Mafia Island, along with Pemba and Zanzibar, form the famous Spice Islands off the coast of Tanzania. While the name conjures images of shady criminals and glamorous heists, the real riches of Mafia Island lie underwater in its magnificent coral reef system. Mafia Island is a top diving destination for those in the know. Limited accommodation means it's a great place to hide from the tourist crowds on Zanzibar, and provides additional opportunities for fishing and swimming with whale sharks. There are also land-based activities, including trips to the bustling village on tiny Chole Island and the ruined one on Juani Island.
Located approximately 31 miles (50km) to the north, the small and unspoilt Tanzanian island of Pemba is becoming a popular alternative for visitors seeking a quieter and less developed alternative to Zanzibar. Pemba is known as the 'Green Island' in Arabic and is one of several islands that make up the Zanzibar Archipelago. The island trio consisting of Pemba, Zanzibar, and Mafia is traditionally referred to as the Spice Islands. This undulating, fertile island hosts a number of small and large scale farming enterprises. This backdrop of cultivated countryside makes for some interesting and fragrant sightseeing. Pemba offers some great dive sites with abundant marine life, untouched corals, and dizzying vertical drop-offs. The towns of Chake-Chake (the capital), Mkoani, and Wete have some interesting cultural and archaeological attractions influenced by the local Arab and Waswahili peoples.
Zanzibar is warm throughout the year, though the heat at the coastal resorts on the north and east coasts is tempered by sea breezes. Stone Town and the centre of Zanzibar Island have showers throughout the year, and there are heavy showers throughout the island in April and May, when most tourists avoid the island, and hotels close. Temperatures average between 72F (22C) and 92F (33C) throughout the year.
Public transport on the island of Zanzibar is limited. Daladalas are cheap crowded minibuses that operate extensively on the island. Taxis are quite affordable but travellers are advised to negotiate a price before starting a trip as very few vehicles have a functioning meter.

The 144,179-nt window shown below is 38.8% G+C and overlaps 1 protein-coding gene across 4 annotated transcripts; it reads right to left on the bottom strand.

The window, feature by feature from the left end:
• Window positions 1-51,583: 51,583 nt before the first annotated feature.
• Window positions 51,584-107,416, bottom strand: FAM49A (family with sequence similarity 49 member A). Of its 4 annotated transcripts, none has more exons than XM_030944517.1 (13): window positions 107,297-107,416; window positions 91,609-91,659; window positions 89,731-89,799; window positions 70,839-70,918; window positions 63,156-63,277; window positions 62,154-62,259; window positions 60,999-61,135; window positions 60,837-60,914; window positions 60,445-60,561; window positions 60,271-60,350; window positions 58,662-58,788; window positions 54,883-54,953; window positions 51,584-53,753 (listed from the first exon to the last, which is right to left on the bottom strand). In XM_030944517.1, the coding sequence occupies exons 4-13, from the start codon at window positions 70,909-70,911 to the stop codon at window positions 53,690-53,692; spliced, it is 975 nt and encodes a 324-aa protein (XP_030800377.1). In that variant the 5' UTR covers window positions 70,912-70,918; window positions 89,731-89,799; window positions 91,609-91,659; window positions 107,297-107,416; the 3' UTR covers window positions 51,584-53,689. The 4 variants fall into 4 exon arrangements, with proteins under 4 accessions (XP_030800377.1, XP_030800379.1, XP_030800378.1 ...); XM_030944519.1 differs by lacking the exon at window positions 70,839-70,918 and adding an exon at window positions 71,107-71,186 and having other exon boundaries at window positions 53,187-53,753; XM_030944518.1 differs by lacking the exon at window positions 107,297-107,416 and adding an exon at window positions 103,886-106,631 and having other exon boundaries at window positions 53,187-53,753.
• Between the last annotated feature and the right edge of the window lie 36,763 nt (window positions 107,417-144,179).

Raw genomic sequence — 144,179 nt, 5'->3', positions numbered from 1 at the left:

Motorcycle taxis are a cheap and speedy way to get around the island, but passengers are advised to always wear a helmet. A fun way to explore the island is by bicycle. Bicycles can be hired throughout the island at a very low rate.
Travellers can also hire cars, motorcycles, or 4x4 vehicles (ideal for off road adventures), and these offer greater independence when it comes to travelling around Zanzibar. Drivers will find that most roads in Zanzibar are fairly well maintained and driving is relatively safe on the island.
Most travellers visit the destination for a beach vacation, and Zanzibar's beaches alone more than justify the trip. The northern beaches of Zanzibar are particularly celebrated for their beauty, and excursions to Pemba Island and Mafia Island are a treat for beachgoers.
Other tourist favourites include Kendwa Beach and Nungwi Beach, which are close together on the northwestern tip of the island, and have good resort facilities; Uroa Bay, in the middle of the east coast, which still retains a pleasant local flavour; Paje Beach, on the east coast, is said to be the best spot on Zanzibar for kite surfing; Nakupenda Beach, accessible by a short boat trip from Stone Town, which is pristine and usually deserted, a true paradise beach; and the beaches of Changuu Island (Prison Island), where beach lounging can be combined with a visit to the old quarantine centre and the resident giant tortoises. It is possible to arrange many different water sports and boat trips, and the scuba diving and snorkelling is world-class.
Zanzibar is more than just picturesque beaches, though, as the Islamic heritage infusing the island with an exotic, ancient atmosphere, and the legacy of the slave trade ensure some historical interest.
The dilapidated beauty of Stone Town is a big draw card for travellers wanting a taste of culture. For those wanting to explore the interior of Zanzibar, 4x4 excursions are popular, and the Jozani Chwaka Bay Conservation Area is the best place to experience the surviving mangrove forests.
No direct flights from Heathrow to this Destination